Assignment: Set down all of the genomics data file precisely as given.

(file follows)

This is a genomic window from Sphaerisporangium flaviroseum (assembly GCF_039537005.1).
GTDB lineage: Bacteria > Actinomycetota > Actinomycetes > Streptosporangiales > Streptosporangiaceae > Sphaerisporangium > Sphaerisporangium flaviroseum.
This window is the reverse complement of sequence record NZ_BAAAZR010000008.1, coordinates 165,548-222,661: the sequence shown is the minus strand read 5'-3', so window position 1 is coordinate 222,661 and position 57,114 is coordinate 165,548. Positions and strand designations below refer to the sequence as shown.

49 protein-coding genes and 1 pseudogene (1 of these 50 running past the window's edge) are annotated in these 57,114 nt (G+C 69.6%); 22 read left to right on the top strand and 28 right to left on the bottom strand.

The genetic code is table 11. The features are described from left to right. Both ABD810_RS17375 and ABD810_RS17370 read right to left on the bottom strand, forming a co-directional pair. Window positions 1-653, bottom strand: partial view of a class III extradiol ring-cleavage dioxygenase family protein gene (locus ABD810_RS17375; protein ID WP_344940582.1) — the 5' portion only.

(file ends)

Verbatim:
This is a genomic window from Sphaerisporangium flaviroseum (assembly GCF_039537005.1).
GTDB lineage: Bacteria > Actinomycetota > Actinomycetes > Streptosporangiales > Streptosporangiaceae > Sphaerisporangium > Sphaerisporangium flaviroseum.
This window is the reverse complement of sequence record NZ_BAAAZR010000008.1, coordinates 165,548-222,661: the sequence shown is the minus strand read 5'-3', so window position 1 is coordinate 222,661 and position 57,114 is coordinate 165,548. Positions and strand designations below refer to the sequence as shown.

49 protein-coding genes and 1 pseudogene (1 of these 50 running past the window's edge) are annotated in these 57,114 nt (G+C 69.6%); 22 read left to right on the top strand and 28 right to left on the bottom strand.

The genetic code is table 11. The features are described from left to right. Both ABD810_RS17375 and ABD810_RS17370 read right to left on the bottom strand, forming a co-directional pair. Window positions 1-653, bottom strand: partial view of a class III extradiol ring-cleavage dioxygenase family protein gene (locus ABD810_RS17375; protein ID WP_344940582.1) — the 5' portion only.